Majnun Ben-David
                     writer

New Yorker Note: Savage Breast

Among new short stories, those published each week in The New Yorker likely have the largest readership. My idea is to post a few thoughts on each New Yorker story as they are published. We’ll see if this idea solidifies into a weekly habit or dissipates into an “I-used-to.”

This week’s story is
“Savage Breast” by Elizabeth McKenzie, author of a novel and a story collection.

This is a wonderful story. It makes use of a Kafka-style transformation, not of the narrator, but of her surroundings. A seemingly modern career woman falls asleep after work and wakes up in her childhood room. The year is 1953, it appears, and her family -- and everyone else except her -- has been transformed into silent but kindly and furry “beasts,” an Ionesco-esque effect of sorts.

Having taken that jump, the story plays it fairly straight from there and the narrative is easy and fun to follow. The device of the narrator trying to make sense of her new/old surroundings, and what is going on with the beasts, doubles as an exploration of her childhood. The beasts give her the kind of unconditional care and comfort that she apparently lacked in her actual childhood. The street runs both ways, however, as it also becomes apparent that the narrator is not the best at communicating in words, not to put too fine a point on it. Perhaps, then, a world of loving and yet silent others is something of a fantasy for her?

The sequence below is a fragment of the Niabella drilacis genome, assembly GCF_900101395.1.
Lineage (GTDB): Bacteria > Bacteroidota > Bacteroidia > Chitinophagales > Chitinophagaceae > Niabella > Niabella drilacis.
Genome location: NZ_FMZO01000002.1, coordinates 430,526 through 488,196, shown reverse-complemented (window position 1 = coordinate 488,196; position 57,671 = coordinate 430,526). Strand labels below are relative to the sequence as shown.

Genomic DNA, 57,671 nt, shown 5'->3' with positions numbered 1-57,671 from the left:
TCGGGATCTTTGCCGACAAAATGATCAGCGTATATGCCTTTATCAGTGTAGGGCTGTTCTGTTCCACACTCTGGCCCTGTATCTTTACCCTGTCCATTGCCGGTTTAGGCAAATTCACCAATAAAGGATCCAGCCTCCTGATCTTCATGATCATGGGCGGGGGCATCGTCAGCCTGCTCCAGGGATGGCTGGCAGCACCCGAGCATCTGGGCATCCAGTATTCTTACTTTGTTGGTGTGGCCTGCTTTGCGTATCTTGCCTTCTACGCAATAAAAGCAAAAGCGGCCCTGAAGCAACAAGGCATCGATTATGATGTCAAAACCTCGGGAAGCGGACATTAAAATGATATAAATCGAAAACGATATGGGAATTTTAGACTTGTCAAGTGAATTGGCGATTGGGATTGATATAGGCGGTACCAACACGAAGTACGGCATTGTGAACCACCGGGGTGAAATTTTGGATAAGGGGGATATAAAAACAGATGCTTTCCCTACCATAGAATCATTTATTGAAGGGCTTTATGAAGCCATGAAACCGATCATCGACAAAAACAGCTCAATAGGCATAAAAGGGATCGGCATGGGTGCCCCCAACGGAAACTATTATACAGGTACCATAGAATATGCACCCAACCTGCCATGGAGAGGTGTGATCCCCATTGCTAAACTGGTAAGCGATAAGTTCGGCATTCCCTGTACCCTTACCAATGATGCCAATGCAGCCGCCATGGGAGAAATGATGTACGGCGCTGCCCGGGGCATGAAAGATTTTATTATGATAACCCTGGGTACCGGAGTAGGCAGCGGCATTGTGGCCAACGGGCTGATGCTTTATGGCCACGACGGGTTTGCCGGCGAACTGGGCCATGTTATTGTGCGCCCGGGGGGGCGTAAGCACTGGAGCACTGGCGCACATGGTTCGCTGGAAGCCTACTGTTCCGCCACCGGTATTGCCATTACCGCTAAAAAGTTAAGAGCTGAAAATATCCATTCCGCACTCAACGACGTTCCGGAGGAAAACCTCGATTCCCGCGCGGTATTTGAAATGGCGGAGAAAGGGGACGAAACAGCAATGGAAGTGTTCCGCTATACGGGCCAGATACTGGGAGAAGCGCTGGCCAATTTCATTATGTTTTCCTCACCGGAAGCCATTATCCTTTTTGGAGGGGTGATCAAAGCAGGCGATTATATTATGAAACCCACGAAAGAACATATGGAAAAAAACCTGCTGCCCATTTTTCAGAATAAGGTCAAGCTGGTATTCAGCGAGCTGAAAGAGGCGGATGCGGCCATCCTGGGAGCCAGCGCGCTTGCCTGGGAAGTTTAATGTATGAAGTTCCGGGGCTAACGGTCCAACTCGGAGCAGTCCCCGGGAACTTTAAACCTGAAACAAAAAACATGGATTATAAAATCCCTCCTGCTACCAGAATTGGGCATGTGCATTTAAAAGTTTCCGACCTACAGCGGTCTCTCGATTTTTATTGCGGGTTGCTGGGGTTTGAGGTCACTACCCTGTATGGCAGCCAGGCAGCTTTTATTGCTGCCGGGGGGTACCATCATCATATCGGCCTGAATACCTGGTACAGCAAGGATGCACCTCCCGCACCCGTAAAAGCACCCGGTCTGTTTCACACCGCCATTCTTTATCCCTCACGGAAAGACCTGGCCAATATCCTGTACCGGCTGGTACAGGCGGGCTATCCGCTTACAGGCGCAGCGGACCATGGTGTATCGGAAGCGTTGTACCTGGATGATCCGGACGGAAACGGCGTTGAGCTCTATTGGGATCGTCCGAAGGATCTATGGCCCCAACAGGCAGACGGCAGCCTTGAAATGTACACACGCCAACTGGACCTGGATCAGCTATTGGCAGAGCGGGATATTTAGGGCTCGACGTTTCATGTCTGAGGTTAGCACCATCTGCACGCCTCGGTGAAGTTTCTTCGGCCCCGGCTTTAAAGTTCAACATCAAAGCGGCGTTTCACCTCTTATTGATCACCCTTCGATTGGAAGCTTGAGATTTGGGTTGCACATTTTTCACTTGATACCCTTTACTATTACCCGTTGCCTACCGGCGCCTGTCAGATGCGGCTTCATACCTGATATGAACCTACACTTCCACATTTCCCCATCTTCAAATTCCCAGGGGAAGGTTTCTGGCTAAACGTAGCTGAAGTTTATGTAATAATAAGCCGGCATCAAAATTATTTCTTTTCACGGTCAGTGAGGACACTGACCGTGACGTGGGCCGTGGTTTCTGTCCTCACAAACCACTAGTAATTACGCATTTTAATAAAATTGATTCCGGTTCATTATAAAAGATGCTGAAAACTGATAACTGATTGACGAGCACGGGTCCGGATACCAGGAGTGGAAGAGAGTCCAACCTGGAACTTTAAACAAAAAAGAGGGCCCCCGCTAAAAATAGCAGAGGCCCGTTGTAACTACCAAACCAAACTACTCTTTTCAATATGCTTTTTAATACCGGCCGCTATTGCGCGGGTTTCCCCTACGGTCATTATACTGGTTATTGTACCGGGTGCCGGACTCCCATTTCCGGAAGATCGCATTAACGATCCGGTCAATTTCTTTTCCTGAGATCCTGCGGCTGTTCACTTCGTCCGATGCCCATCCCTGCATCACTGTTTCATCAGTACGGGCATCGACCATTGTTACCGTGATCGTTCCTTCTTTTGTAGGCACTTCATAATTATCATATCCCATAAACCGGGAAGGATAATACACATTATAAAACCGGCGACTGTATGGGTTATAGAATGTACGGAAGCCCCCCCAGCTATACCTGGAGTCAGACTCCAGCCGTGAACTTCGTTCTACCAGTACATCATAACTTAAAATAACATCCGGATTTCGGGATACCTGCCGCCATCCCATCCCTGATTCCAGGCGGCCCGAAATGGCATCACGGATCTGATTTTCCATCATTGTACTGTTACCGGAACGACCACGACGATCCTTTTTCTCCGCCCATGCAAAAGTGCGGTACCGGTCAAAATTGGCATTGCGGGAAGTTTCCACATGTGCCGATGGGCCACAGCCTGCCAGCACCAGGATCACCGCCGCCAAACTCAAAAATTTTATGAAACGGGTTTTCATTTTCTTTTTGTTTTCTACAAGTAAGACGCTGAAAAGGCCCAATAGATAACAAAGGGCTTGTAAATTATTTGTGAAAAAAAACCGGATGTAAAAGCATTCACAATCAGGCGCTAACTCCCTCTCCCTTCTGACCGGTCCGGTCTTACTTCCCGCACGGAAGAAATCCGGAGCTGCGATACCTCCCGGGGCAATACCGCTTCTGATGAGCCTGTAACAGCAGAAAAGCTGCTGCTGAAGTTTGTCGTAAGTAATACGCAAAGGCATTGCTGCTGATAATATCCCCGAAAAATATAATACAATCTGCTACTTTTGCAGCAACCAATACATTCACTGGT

Remains of an even deeper past enter the story, as the narrator marvels at rocks marked by ancient Native American activities and recalls her childhood excavations, undertaken in hopes of pleasing her mom. The story as a whole serves as an ingenious excavation of a past, told in compelling fashion.

The tone shifts, though, as the narrator thumbs though a book that had gotten her in trouble at school. She had pointed out an apparent typo of “savage breast” for “savage beast,” to the dismay of her prudish 5th grade teacher. (The original quotation is “
soothe the savage breast,” though the book mentioned in the story uses the phrase in a different context, so it is likely a typo, and apparently from a real book known to the author.)

Next thing we know, “one day, when my guard was down and I simply believed I deserved all this warmth and comfort [a telling phrase], the beasts began to hurry around with great agitation, and it was plain that something had changed and we would have to clear out.”

From there the narrative moves through scenes I found reminiscent of immigrants attempting to cross the Mexican border into the United States. I suspect that was an idiosyncratic reaction on my part, and the intended effect was simply one of distressed refugees attempting to flee, as the migrant angle doesn’t seem to fit with the rest of the story.

An interaction she has with a truck driver (non-beast) as they flee confused me at first, but I’d now venture it shows how the loss of the unconditional comforts of the furry beasts spurs her to attempt loving connections with men, without success. Ultimately, the beasts shed their fur, and the narrator is left more-or-less where she began, but with a much clearer sense of what she lacks.

This story is one of the sweetest, subtlest, and most damning indictments of an emotionally stunted upbringing I’ve ever read. (If I’m reading it right - this is a quick reaction.) In that sense, it covers similar ground as last week’s New Yorker story (see my review
here), but in much more spectacular fashion.

Minor detail: The story references a specific issue of Life magazine, which is freely available in digital form via Google books
here. The title of the issue, unmentioned in the story, is “Changing Landscapes,” which nicely restates the framing device of the story. The contents of that issue are as described in the story, and I’m curious if the author picked it at random, or was drawn to the title and the cover image (a natural rock arch that, visually, seems like a passageway).

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